Saturday, October 10, 2015

Cress - Marissa Meyer (Lunar Chronicles #3)

Cress (The Lunar Chronicles, #3)Oh, I love this series.  But let me tell you, I wasn't planning on reading Cress just yet--'til I got the email.  It was Goodreads "New Releases by Authors You've Read" email for October, and when I went to the full page, there it was: Winter.  The final book in Meyer's series.  It was marked as being released on October 13th.  And I went in a frenzy.  I hadn't read Cress yet!  I hadn't read Fairest yet!  I had to read them!  So I scurried off and bought Cress, and absolutely devoured it.  Eager for what was next, I went to check out Winter...and found that it's real release date is not October 13th, but November 10th.  Goodreads had lied to me!  How dare it?  Well, it looks like the first two chapters of Winter will be available for preview on October 13th, and that's what the email referred to--which is a pretty big cop-out, if you're asking me.  Now I have to get Fairest and make its short length last an entire month until I can get my hands on Winter and this series' luscious conclusion.

Because that's just what Cress was, just like the Cinder and Scarlet, the first two books in the series: luscious.  The characters, the relationships, the stories, the futuristic setting...It's all just wonderful.  In Cress, Meyer brings in her third heroine of the series, Crescent Moon--the titular Cress.  Cress is our Rapunzel.  She has spent seven years trapped in a satellite orbiting Earth with only an array of computers to keep her company.  A Lunar shell--that is, a Lunar without the gift of glamour, for those of you who haven't been reading along (you should be)--she should have been killed as an infant, but was kept alive by one of Queen Levana's lackeys.  Cress' computer skills are top-notch, and she's been doing Mistress Sybil's bidding for years, hacking Earthen systems and hiding Lunar ships.  Until recently, when a change of heart--or perhaps a realization that what she was doing was wrong--resulted in her switching sides and helping the renegade Cinder and her allies.  All Cress wants in return is for them to rescue her from her satellite and take her to Earth.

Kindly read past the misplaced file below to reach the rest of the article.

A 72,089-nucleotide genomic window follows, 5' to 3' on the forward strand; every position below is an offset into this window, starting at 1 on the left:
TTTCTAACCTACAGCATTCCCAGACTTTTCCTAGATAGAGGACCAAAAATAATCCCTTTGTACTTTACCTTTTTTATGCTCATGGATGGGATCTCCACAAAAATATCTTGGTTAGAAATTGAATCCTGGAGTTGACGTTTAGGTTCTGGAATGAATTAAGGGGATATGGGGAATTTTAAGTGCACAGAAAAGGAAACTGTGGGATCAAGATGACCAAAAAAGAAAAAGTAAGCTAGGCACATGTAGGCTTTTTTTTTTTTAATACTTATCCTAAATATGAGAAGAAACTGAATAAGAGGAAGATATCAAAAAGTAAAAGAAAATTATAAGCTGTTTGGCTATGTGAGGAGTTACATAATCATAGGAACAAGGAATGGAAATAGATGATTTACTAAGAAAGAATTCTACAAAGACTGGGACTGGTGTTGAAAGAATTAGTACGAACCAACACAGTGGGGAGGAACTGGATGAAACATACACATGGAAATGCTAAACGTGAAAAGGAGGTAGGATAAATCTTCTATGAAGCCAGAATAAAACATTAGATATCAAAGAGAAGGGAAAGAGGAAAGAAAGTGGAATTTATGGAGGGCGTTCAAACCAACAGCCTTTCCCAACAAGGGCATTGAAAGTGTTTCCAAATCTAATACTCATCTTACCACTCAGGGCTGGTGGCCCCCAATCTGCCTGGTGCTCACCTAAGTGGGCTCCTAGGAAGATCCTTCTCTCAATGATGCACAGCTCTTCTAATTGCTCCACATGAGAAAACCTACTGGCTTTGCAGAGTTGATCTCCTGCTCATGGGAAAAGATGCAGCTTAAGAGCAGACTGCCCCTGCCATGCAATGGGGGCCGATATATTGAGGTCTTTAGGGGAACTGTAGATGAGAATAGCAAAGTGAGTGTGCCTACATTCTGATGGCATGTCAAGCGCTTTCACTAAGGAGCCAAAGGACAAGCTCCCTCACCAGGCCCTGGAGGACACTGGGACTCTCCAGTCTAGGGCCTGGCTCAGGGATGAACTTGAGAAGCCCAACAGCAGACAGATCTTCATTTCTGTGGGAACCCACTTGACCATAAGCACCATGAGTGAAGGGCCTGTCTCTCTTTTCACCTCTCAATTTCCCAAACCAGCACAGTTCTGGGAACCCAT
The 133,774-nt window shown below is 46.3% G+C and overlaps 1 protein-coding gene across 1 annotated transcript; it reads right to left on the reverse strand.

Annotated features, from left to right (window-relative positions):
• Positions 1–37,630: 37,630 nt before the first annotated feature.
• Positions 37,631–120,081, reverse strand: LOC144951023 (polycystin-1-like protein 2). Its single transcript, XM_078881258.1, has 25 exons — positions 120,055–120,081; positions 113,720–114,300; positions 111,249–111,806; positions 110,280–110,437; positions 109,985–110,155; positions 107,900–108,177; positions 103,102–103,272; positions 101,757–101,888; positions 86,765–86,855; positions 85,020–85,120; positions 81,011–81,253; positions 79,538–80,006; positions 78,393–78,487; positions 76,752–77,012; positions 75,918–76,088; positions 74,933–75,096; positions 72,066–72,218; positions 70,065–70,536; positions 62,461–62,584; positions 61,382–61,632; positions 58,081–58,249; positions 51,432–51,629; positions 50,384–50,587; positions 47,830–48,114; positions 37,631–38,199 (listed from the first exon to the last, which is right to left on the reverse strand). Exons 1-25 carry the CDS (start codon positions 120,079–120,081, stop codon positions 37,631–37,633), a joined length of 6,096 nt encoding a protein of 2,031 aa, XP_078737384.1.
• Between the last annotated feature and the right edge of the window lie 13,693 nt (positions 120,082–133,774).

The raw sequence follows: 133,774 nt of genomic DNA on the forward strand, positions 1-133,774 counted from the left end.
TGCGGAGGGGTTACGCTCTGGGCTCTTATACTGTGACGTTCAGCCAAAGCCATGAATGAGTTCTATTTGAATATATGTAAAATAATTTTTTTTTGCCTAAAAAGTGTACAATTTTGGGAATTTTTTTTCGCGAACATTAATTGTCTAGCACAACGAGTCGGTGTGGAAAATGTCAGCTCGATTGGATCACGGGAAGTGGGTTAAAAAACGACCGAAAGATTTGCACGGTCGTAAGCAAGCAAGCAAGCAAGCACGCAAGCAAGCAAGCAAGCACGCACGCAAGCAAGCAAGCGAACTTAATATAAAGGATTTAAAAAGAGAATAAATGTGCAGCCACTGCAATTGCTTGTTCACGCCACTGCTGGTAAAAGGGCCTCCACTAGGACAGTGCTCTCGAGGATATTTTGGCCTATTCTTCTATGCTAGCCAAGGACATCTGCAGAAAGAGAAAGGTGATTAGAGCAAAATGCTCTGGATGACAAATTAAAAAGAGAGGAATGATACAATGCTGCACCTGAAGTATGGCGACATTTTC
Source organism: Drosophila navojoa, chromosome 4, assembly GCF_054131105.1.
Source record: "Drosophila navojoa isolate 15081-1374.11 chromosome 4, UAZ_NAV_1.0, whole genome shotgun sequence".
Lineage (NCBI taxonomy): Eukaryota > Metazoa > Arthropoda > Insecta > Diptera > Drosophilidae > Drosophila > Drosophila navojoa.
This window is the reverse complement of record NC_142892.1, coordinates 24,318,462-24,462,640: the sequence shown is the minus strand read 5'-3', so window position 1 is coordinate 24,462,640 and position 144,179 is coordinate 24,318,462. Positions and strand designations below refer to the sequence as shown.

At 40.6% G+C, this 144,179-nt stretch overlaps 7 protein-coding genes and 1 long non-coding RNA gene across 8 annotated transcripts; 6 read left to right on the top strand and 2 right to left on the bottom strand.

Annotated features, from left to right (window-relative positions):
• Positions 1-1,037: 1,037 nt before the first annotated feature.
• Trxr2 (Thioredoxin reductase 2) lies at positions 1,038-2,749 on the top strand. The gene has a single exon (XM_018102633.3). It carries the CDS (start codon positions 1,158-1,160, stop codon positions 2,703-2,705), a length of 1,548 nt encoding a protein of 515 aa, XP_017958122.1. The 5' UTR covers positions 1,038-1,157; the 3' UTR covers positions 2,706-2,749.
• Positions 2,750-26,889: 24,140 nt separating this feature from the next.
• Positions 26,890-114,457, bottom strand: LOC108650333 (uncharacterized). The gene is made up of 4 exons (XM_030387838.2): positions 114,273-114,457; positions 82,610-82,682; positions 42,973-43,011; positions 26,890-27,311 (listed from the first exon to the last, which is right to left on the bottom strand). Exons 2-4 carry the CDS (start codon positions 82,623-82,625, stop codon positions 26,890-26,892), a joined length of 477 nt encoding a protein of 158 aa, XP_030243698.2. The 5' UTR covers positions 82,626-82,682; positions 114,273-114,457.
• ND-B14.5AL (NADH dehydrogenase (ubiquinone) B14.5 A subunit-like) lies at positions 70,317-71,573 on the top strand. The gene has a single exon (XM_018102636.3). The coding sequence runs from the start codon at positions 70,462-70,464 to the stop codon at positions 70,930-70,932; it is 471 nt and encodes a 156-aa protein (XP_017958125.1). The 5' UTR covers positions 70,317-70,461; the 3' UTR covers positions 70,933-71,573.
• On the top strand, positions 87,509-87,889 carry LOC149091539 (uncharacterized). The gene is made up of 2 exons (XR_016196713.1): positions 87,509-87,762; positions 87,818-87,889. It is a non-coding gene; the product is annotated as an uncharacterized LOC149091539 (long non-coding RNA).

Of course, things can't be easy.  The rescue attempt goes wrong.  Cress and Thorne (one of Cinder's allies) end up separated from the rest of the group, castaways in the Sahara desert.  Scarlet ends up a captive of the Lunars.  Wolf is nearly dead.  And Cinder has to figure out how to fix it all and stop Emperor Kaito's marriage to Levana, which would result in pretty much the end of the world.  It's a lot for a teenage girl, even a cyborg princess teenage girl, to handle.  But she does, with aplomb, and you can't help but root for her.  Meanwhile, everything else just gets...worse.  Darker.  Human (Lunar?) trafficking, slavery, torture, and plague all feature in this book, and while it's aimed at young adults, Meyer definitely doesn't pull punches in the telling.